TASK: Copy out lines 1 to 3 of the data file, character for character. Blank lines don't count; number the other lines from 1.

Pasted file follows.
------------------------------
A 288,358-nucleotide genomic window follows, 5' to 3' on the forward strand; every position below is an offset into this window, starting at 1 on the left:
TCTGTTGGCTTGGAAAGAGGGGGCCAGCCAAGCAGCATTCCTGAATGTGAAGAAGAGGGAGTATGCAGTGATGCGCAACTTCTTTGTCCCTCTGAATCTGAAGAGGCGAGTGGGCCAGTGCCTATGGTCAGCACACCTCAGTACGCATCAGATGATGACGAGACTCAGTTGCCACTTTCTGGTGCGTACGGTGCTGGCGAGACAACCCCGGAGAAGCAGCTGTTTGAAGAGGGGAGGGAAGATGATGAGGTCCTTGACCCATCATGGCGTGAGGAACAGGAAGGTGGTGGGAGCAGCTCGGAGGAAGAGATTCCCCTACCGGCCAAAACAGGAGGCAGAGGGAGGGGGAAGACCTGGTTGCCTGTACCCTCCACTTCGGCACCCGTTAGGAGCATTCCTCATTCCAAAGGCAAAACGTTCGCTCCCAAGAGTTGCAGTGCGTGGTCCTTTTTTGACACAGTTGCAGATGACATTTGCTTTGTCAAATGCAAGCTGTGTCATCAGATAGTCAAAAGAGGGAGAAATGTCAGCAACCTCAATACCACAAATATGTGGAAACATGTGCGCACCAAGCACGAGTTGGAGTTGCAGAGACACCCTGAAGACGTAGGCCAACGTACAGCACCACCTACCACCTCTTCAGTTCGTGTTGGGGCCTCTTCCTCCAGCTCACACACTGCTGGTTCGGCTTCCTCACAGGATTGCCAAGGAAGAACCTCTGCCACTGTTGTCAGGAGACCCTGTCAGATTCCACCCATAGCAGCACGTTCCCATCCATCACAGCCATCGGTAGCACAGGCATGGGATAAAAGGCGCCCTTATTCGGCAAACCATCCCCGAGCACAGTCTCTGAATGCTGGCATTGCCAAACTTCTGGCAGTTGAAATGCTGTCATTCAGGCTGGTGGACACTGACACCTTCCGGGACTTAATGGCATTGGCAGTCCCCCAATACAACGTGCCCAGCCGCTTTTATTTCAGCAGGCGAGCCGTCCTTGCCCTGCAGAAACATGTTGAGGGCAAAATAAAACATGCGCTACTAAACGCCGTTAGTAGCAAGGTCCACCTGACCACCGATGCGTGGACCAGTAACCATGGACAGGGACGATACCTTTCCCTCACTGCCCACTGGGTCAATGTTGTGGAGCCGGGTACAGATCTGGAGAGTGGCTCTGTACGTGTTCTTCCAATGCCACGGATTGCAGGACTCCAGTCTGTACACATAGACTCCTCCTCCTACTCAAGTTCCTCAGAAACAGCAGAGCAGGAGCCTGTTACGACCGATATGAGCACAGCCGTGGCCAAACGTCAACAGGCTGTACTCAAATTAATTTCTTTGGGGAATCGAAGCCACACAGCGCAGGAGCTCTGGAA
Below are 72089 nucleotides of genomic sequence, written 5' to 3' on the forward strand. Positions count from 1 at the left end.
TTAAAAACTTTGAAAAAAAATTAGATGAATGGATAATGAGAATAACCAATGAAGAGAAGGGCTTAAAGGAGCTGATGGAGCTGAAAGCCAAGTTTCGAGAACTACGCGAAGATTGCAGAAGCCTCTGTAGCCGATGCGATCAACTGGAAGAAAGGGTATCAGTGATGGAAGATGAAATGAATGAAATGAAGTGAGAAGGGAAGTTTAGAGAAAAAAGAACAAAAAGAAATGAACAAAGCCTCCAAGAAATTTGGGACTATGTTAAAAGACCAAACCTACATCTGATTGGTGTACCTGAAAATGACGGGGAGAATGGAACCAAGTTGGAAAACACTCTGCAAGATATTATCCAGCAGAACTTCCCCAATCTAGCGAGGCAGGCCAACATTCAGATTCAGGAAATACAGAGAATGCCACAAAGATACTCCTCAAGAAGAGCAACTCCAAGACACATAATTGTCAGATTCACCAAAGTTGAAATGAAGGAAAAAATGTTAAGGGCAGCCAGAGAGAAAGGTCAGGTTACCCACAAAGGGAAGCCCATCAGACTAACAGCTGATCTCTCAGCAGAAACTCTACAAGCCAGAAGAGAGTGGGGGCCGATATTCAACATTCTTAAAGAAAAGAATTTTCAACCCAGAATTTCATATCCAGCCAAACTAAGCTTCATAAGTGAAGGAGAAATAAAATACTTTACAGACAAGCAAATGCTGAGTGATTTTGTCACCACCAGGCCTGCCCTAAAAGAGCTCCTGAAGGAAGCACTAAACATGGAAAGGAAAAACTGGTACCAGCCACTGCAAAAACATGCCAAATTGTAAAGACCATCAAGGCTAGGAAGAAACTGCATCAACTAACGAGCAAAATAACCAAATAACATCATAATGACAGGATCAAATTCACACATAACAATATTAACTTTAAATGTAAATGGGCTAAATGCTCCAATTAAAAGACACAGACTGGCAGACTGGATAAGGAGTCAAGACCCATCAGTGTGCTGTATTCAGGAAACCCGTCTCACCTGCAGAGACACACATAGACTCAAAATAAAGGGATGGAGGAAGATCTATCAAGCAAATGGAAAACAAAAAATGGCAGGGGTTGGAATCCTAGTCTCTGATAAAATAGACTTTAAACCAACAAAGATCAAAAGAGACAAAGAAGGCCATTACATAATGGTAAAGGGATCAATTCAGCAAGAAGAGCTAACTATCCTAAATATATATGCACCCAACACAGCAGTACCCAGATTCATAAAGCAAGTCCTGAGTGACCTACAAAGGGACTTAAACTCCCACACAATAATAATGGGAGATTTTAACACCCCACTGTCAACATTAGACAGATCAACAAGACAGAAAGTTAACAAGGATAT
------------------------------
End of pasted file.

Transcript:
A 288,358-nucleotide genomic window follows, 5' to 3' on the forward strand; every position below is an offset into this window, starting at 1 on the left:
TCTGTTGGCTTGGAAAGAGGGGGCCAGCCAAGCAGCATTCCTGAATGTGAAGAAGAGGGAGTATGCAGTGATGCGCAACTTCTTTGTCCCTCTGAATCTGAAGAGGCGAGTGGGCCAGTGCCTATGGTCAGCACACCTCAGTACGCATCAGATGATGACGAGACTCAGTTGCCACTTTCTGGTGCGTACGGTGCTGGCGAGACAACCCCGGAGAAGCAGCTGTTTGAAGAGGGGAGGGAAGATGATGAGGTCCTTGACCCATCATGGCGTGAGGAACAGGAAGGTGGTGGGAGCAGCTCGGAGGAAGAGATTCCCCTACCGGCCAAAACAGGAGGCAGAGGGAGGGGGAAGACCTGGTTGCCTGTACCCTCCACTTCGGCACCCGTTAGGAGCATTCCTCATTCCAAAGGCAAAACGTTCGCTCCCAAGAGTTGCAGTGCGTGGTCCTTTTTTGACACAGTTGCAGATGACATTTGCTTTGTCAAATGCAAGCTGTGTCATCAGATAGTCAAAAGAGGGAGAAATGTCAGCAACCTCAATACCACAAATATGTGGAAACATGTGCGCACCAAGCACGAGTTGGAGTTGCAGAGACACCCTGAAGACGTAGGCCAACGTACAGCACCACCTACCACCTCTTCAGTTCGTGTTGGGGCCTCTTCCTCCAGCTCACACACTGCTGGTTCGGCTTCCTCACAGGATTGCCAAGGAAGAACCTCTGCCACTGTTGTCAGGAGACCCTGTCAGATTCCACCCATAGCAGCACGTTCCCATCCATCACAGCCATCGGTAGCACAGGCATGGGATAAAAGGCGCCCTTATTCGGCAAACCATCCCCGAGCACAGTCTCTGAATGCTGGCATTGCCAAACTTCTGGCAGTTGAAATGCTGTCATTCAGGCTGGTGGACACTGACACCTTCCGGGACTTAATGGCATTGGCAGTCCCCCAATACAACGTGCCCAGCCGCTTTTATTTCAGCAGGCGAGCCGTCCTTGCCCTGCAGAAACATGTTGAGGGCAAAATAAAACATGCGCTACTAAACGCCGTTAGTAGCAAGGTCCACCTGACCACCGATGCGTGGACCAGTAACCATGGACAGGGACGATACCTTTCCCTCACTGCCCACTGGGTCAATGTTGTGGAGCCGGGTACAGATCTGGAGAGTGGCTCTGTACGTGTTCTTCCAATGCCACGGATTGCAGGACTCCAGTCTGTACACATAGACTCCTCCTCCTACTCAAGTTCCTCAGAAACAGCAGAGCAGGAGCCTGTTACGACCGATATGAGCACAGCCGTGGCCAAACGTCAACAGGCTGTACTCAAATTAATTTCTTTGGGGAATCGAAGCCACACAGCGCAGGAGCTCTGGAA
Below are 72089 nucleotides of genomic sequence, written 5' to 3' on the forward strand. Positions count from 1 at the left end.